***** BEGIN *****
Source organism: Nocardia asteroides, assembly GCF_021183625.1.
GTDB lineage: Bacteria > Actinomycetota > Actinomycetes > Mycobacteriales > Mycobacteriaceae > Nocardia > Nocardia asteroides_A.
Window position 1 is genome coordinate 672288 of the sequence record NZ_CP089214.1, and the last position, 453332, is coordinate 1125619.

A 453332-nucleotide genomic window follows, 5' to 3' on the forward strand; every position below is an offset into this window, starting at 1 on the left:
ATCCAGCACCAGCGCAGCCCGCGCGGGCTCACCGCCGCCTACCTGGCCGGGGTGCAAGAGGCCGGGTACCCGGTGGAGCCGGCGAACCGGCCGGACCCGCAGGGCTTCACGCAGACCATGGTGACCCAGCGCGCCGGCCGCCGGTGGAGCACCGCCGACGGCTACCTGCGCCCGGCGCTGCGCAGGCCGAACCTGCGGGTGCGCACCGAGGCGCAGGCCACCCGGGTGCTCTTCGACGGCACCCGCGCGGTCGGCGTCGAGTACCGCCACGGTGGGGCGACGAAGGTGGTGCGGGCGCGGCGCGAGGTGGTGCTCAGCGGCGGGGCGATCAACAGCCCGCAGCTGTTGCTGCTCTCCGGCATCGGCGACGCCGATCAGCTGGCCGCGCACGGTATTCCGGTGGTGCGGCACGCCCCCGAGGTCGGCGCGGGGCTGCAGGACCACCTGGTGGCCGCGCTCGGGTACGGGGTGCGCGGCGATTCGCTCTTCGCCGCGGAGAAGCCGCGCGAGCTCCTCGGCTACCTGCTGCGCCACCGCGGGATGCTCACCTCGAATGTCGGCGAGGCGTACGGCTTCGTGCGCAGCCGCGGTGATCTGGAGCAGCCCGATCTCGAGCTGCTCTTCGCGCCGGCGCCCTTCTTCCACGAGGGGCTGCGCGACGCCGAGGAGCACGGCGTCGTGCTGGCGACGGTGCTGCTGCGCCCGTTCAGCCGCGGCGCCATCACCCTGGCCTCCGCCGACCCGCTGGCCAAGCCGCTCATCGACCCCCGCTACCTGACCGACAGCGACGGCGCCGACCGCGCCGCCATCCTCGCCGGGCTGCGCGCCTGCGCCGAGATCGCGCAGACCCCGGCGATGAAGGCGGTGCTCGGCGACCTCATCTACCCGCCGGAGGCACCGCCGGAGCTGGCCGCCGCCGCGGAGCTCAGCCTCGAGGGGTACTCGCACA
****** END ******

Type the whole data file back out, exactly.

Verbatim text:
Source organism: Nocardia asteroides, assembly GCF_021183625.1.
GTDB lineage: Bacteria > Actinomycetota > Actinomycetes > Mycobacteriales > Mycobacteriaceae > Nocardia > Nocardia asteroides_A.
Window position 1 is genome coordinate 672288 of the sequence record NZ_CP089214.1, and the last position, 453332, is coordinate 1125619.

A 453332-nucleotide genomic window follows, 5' to 3' on the forward strand; every position below is an offset into this window, starting at 1 on the left:
ATCCAGCACCAGCGCAGCCCGCGCGGGCTCACCGCCGCCTACCTGGCCGGGGTGCAAGAGGCCGGGTACCCGGTGGAGCCGGCGAACCGGCCGGACCCGCAGGGCTTCACGCAGACCATGGTGACCCAGCGCGCCGGCCGCCGGTGGAGCACCGCCGACGGCTACCTGCGCCCGGCGCTGCGCAGGCCGAACCTGCGGGTGCGCACCGAGGCGCAGGCCACCCGGGTGCTCTTCGACGGCACCCGCGCGGTCGGCGTCGAGTACCGCCACGGTGGGGCGACGAAGGTGGTGCGGGCGCGGCGCGAGGTGGTGCTCAGCGGCGGGGCGATCAACAGCCCGCAGCTGTTGCTGCTCTCCGGCATCGGCGACGCCGATCAGCTGGCCGCGCACGGTATTCCGGTGGTGCGGCACGCCCCCGAGGTCGGCGCGGGGCTGCAGGACCACCTGGTGGCCGCGCTCGGGTACGGGGTGCGCGGCGATTCGCTCTTCGCCGCGGAGAAGCCGCGCGAGCTCCTCGGCTACCTGCTGCGCCACCGCGGGATGCTCACCTCGAATGTCGGCGAGGCGTACGGCTTCGTGCGCAGCCGCGGTGATCTGGAGCAGCCCGATCTCGAGCTGCTCTTCGCGCCGGCGCCCTTCTTCCACGAGGGGCTGCGCGACGCCGAGGAGCACGGCGTCGTGCTGGCGACGGTGCTGCTGCGCCCGTTCAGCCGCGGCGCCATCACCCTGGCCTCCGCCGACCCGCTGGCCAAGCCGCTCATCGACCCCCGCTACCTGACCGACAGCGACGGCGCCGACCGCGCCGCCATCCTCGCCGGGCTGCGCGCCTGCGCCGAGATCGCGCAGACCCCGGCGATGAAGGCGGTGCTCGGCGACCTCATCTACCCGCCGGAGGCACCGCCGGAGCTGGCCGCCGCCGCGGAGCTCAGCCTCGAGGGGTACTCGCACA